The directions for the hidden button placket aren’t very intuitive. Luckily, I have made hidden plackets before. In fact, I love them and it’s a reason I wanted this dress.
Since this dress is such a fabric hog (4+ yards, people!) you could eliminate the hidden button placket in favor of a regular one, and also shorten or remove from fullness from the skirt to save a yard.
Then the bias neckline binding went on. The directions say to cut the bias binding on the fold. Do not do this. Sheesh! How hard is it to cut a straight 22-inch by 1.5 inch strip of fabric on the bias? Sometimes I scratch my head…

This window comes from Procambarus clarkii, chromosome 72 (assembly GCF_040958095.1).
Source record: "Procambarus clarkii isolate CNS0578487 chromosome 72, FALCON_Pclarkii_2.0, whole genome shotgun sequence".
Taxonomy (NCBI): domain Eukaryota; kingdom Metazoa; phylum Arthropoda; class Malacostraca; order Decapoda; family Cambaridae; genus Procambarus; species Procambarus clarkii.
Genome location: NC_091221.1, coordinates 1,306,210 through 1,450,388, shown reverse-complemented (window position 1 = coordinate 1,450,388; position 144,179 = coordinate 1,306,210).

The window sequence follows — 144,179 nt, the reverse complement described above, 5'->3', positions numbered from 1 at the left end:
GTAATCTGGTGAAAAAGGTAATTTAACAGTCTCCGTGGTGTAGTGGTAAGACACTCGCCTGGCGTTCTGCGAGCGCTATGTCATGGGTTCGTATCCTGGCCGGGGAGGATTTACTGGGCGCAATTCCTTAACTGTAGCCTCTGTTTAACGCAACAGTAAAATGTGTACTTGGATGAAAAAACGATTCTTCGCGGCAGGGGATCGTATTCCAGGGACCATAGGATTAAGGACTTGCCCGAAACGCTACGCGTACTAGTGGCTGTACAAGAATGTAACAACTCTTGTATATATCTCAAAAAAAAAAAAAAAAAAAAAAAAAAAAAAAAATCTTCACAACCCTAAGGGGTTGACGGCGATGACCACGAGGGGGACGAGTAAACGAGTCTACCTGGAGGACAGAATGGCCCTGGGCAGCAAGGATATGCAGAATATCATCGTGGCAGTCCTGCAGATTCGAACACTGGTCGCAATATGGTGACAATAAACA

Hoping to finish this weekend. Not that I have anywhere to wear it, but I can dream…
Yesterday was blustery and cold – seriously it’s like someone flipped a switch on the Connecticut climate – so it was the perfect day for the time suck that is the “Faye” Dress from the Fall 2019 Fibre Mood magazine.
To review, here’s the dress:
The line drawings do a good job of showing the pleats and sweep of the dress, while the model photo shows the dress’ generous ease.
There are very few blogs or photos of this dress sewn up, and I think I know why.
The trace-off was a nightmare. The skirt’s sweep is so wide (and the pattern pages so small) that you have to piece the skirt pattern together. The fronts are made up of four large chunks. I was so confused I almost gave up. Finally I figured it out.
2. The dress is a massive fabric hog. My size calls for 400 cm of fabric that’s 140 cm wide. For those of us in the US, with our archaic measuring system, that’s 4.4 yards of 55 inch wide fabric. Oink indeeed!